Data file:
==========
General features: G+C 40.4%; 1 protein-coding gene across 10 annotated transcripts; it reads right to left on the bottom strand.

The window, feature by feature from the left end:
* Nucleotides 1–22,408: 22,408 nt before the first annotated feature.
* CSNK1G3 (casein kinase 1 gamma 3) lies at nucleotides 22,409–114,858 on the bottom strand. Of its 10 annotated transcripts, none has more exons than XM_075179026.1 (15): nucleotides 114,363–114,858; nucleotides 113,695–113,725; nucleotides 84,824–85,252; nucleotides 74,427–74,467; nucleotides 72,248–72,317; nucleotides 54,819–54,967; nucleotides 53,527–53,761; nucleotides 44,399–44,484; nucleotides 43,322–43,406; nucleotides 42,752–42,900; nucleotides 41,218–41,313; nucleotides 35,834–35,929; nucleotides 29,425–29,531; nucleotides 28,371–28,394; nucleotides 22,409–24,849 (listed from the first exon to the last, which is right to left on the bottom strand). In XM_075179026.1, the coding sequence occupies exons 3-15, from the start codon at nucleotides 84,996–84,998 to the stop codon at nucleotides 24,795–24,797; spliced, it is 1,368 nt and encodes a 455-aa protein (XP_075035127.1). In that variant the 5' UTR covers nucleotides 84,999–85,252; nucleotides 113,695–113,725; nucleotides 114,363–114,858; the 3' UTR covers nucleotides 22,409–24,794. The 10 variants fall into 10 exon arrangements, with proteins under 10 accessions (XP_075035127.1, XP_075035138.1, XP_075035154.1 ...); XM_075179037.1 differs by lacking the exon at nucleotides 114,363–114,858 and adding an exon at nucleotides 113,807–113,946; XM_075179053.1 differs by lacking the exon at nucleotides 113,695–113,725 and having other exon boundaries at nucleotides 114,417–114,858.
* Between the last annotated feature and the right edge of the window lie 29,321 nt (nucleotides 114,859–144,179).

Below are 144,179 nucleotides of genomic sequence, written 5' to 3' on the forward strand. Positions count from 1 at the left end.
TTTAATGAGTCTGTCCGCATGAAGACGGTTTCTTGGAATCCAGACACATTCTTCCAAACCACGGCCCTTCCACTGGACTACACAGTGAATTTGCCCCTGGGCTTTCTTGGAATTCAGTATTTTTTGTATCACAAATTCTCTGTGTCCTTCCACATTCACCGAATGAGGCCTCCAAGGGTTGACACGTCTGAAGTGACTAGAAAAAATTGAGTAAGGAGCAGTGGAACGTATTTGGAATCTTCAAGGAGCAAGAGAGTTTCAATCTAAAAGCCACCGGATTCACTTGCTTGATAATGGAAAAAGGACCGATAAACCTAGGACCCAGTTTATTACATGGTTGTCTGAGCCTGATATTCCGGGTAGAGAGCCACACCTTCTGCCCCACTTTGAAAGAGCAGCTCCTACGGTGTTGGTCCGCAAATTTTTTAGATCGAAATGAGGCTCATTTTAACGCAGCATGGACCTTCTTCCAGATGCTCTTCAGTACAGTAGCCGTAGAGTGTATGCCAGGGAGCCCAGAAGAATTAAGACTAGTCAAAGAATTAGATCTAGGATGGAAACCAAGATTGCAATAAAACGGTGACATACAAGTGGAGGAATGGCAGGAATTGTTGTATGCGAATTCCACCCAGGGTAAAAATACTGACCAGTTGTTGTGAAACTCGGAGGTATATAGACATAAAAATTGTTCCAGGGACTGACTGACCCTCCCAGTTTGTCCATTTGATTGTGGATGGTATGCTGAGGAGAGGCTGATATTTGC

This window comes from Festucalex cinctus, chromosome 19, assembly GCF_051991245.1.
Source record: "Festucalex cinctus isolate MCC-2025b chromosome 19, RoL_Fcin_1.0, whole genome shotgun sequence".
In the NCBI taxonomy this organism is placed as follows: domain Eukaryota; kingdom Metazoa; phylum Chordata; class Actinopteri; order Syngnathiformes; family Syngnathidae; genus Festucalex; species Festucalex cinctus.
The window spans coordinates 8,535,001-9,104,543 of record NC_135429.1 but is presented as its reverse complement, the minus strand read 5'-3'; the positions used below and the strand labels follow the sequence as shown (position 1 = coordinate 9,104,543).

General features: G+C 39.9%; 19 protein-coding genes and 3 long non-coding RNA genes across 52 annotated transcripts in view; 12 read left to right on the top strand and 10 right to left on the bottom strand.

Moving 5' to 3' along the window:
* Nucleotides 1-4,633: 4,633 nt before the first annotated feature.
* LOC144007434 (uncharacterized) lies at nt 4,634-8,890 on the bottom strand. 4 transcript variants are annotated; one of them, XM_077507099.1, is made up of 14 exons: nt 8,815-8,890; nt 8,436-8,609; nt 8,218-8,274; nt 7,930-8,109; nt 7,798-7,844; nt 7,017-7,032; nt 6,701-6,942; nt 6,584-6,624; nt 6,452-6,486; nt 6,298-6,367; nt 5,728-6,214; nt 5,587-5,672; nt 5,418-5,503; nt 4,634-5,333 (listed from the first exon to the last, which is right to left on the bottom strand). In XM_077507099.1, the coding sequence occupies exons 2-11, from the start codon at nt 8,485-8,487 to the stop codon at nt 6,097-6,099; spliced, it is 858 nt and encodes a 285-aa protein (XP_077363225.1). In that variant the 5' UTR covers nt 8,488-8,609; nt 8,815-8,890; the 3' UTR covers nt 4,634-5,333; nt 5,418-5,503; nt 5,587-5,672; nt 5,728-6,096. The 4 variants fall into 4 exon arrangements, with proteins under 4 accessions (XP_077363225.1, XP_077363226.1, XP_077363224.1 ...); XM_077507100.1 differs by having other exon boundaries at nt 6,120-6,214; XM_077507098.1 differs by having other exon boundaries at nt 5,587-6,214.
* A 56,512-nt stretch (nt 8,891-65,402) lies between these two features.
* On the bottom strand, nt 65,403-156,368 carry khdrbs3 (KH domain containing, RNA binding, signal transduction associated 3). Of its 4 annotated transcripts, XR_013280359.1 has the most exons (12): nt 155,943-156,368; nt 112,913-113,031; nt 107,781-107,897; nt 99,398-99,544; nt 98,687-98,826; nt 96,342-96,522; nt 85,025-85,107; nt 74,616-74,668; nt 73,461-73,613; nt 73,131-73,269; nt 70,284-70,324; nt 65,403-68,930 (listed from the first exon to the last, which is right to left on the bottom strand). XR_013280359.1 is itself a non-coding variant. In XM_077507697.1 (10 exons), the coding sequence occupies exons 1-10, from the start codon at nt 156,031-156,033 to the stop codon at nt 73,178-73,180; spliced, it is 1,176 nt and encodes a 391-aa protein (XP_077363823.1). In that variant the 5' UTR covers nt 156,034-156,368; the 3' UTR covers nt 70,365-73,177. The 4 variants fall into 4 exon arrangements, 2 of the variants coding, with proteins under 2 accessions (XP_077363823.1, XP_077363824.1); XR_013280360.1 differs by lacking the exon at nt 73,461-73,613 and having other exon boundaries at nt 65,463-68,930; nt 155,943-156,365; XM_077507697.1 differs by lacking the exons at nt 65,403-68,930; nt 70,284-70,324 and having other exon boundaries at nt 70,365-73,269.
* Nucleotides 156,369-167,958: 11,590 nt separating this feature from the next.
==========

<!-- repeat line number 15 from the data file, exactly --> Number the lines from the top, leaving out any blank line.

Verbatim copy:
* LOC144007434 (uncharacterized) lies at nt 4,634-8,890 on the bottom strand. 4 transcript variants are annotated; one of them, XM_077507099.1, is made up of 14 exons: nt 8,815-8,890; nt 8,436-8,609; nt 8,218-8,274; nt 7,930-8,109; nt 7,798-7,844; nt 7,017-7,032; nt 6,701-6,942; nt 6,584-6,624; nt 6,452-6,486; nt 6,298-6,367; nt 5,728-6,214; nt 5,587-5,672; nt 5,418-5,503; nt 4,634-5,333 (listed from the first exon to the last, which is right to left on the bottom strand). In XM_077507099.1, the coding sequence occupies exons 2-11, from the start codon at nt 8,485-8,487 to the stop codon at nt 6,097-6,099; spliced, it is 858 nt and encodes a 285-aa protein (XP_077363225.1). In that variant the 5' UTR covers nt 8,488-8,609; nt 8,815-8,890; the 3' UTR covers nt 4,634-5,333; nt 5,418-5,503; nt 5,587-5,672; nt 5,728-6,096. The 4 variants fall into 4 exon arrangements, with proteins under 4 accessions (XP_077363225.1, XP_077363226.1, XP_077363224.1 ...); XM_077507100.1 differs by having other exon boundaries at nt 6,120-6,214; XM_077507098.1 differs by having other exon boundaries at nt 5,587-6,214.